For some prospective home buyers, a condo can be a springboard to homeownership. A condominium can be an affordable alternative to a detached single-family home, giving you ownership of an asset that may appreciate in value and can be customized with more improvements than a rental. At the same time, like many renters, you won't have to take care of all the upkeep.
Here's what to consider if you're thinking about buying a condo.
What is a condo?
A condo is a housing unit that's part of a larger condominium complex. The complex could be a multistory building with apartment-style dwellings or a sprawling development with detached units.
One key distinction between condos and single-family homes is that while you own the condo itself, you don't own the land on which it sits. In other words, the walls of your condo and what’s inside them are yours; what's outside (including the building's exterior) is not.
Buying a condo typically means you'll share access to the complex's outdoor and common spaces. On the plus side, that means you may get to use amenities like a gym, lobby, elevator or garage. The downside is that your ability to use or make changes to the areas outside your condo — like planting a garden — may be limited.
» MORE: Compare condos to townhouses
While a single person, company or group of investors owns the condo complex, shared areas are typically managed by the development's homeowners association. HOAs are generally made up of condo owners from within the complex.
HOA members don't have a greater ownership stake than others in the complex, but they do have the power to make and enforce rules. This can include some restrictions on what goes on inside your unit, like how many pets you can have or how loud your music can be.
The HOA also sets the monthly fees that pay for maintenance of common areas. You'll pay HOA fees in addition to your mortgage, so they're an important part of your homebuying budget.
Is buying a condo a good idea?
Jan Stern, a Century 21 real estate agent based near St. Petersburg, Florida, says the decision to buy a condo or house ultimately comes down to lifestyle.
"There's more privacy in a house, but there's much more to take care of," Stern says. With condos, "some people don't like that there's a maintenance fee. But would you have a pool, a volleyball court, a tennis court without it?"
She recommends considering what condo amenities you would enjoy — and actually use — and weighing these against the recurring costs of a single-family home.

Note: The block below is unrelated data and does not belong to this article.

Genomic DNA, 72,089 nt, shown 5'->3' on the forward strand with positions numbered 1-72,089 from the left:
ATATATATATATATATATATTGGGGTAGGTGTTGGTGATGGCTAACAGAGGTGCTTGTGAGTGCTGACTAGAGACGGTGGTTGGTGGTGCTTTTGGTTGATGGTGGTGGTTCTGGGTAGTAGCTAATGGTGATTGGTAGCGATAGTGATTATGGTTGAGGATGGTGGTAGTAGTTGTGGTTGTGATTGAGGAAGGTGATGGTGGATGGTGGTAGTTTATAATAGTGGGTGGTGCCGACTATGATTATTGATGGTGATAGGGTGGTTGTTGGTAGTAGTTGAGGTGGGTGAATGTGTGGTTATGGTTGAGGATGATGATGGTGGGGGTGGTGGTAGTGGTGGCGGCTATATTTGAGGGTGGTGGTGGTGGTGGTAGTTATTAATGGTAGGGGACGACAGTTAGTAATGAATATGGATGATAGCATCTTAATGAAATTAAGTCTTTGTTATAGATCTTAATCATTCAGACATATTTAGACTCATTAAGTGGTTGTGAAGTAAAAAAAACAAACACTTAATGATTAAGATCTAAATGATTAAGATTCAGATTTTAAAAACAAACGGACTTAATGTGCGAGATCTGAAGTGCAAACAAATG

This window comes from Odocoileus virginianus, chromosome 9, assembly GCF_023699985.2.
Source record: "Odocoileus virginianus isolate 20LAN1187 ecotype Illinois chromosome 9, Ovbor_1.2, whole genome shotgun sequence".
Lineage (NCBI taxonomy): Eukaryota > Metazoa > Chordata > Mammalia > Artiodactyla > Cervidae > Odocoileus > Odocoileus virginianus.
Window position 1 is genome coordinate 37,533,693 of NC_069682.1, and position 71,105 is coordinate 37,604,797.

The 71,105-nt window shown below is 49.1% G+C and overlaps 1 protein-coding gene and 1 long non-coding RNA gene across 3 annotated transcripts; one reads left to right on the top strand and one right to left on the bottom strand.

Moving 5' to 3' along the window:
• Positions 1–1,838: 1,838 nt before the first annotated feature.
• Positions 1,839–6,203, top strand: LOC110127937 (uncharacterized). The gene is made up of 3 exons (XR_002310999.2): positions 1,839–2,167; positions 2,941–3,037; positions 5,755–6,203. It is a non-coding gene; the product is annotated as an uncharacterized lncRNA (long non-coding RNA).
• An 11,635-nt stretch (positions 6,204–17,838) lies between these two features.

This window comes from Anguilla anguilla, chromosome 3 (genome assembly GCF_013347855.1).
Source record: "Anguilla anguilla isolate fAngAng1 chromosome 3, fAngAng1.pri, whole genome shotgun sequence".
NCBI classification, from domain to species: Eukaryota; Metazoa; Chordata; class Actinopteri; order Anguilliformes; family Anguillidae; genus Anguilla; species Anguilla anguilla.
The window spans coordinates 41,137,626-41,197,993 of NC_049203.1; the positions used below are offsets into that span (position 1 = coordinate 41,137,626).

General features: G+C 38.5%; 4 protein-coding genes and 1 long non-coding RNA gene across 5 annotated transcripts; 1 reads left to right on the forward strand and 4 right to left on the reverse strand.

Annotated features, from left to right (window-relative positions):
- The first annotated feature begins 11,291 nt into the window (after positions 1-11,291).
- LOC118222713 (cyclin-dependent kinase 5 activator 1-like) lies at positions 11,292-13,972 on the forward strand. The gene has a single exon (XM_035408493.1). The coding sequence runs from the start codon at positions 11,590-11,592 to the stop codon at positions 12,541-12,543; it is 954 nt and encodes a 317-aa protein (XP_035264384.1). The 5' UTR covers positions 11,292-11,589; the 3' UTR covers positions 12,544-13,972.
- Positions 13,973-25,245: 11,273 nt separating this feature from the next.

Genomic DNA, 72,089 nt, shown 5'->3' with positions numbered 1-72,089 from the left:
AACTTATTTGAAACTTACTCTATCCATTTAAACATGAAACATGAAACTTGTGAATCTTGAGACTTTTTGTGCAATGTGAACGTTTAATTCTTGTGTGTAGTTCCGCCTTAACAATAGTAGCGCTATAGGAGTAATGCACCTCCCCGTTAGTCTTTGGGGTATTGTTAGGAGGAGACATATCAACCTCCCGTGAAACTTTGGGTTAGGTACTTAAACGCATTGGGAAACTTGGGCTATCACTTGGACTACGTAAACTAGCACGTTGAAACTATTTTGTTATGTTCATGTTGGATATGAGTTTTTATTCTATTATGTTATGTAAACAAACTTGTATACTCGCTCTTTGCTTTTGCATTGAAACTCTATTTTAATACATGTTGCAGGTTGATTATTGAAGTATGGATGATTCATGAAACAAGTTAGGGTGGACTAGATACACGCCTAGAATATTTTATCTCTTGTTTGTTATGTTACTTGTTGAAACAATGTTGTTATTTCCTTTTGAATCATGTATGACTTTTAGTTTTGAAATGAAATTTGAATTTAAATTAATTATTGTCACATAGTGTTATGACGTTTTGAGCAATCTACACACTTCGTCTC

» MORE: Pros and cons of buying a condo vs. a house
Finding the right condo for you
Pinpoint the condo complex where you want to buy, rather than stressing over the exact unit. "You need to be in an environment that feels good," Stern says. She suggests checking out the complex or building at different times of day, and asking current owners whether, if given a do-over, they’d buy there again.
Why is it so important to identify the condo community where you hope to buy? Because the complex and its HOA can impact your ability to get a condo mortgage.
The government-sponsored enterprises (like Fannie Mae and Freddie Mac) and agencies (like the Federal Housing Administration and Department of Veterans Affairs) that back mortgages set certain standards for condos, which can limit your choices when it comes to financing.
Guidelines for FHA-approved condos are more lax than they used to be, but borrowers using a VA loan are still limited to VA-approved complexes, for example. Even if your condo complex is up to standards, you may have to fork over a larger down payment to get a better interest rate.
» MORE: See today's condo mortgage rates
What's different about buying a condo?
Though many aspects of buying a condo are similar to buying a house, there are a few parts of the process that aren't quite the same.
When you apply for condo mortgage preapproval, you may have to provide some documentation about the condo complex in advance. For example, before deciding if the condo is eligible for mortgage financing, lenders will generally want to know whether the HOA is named in any lawsuits, what percentage of the units are owner-occupied and what types of insurance the complex has. In addition to scrutinizing your finances, lenders will likely also check to see that the condo complex's books are in order.
Once your offer on a unit has been accepted, you'll need to do even more due diligence. According to Stern, buyers often can't get the full documentation on a condo complex until after they have had an offer accepted. This includes the list of covenants, conditions and restrictions by which residents must abide, a breakdown of what's included in the monthly HOA fees and a list of disclosures specific to your unit.
The HOA's budget — which your lender will likely also ask for — is another biggie. Check to see that the HOA isn't running a deficit, and that funds have been set aside in case of emergencies. If there are not sufficient funds to cover a big expense, like replacing a roof, you as a condo owner may face a special assessment — an additional, one-time charge to cover the cost.
Stern also recommends having your real estate agent ask for HOA meeting minutes from at least the last six months. The minutes can clue you in on any ongoing issues or disputes, as well as upcoming projects (like aesthetic updates or new amenities) that might require additional payments.
Once you've done your homework, you can feel more confident that a condo — and the community that comes with it — is the right fit for you.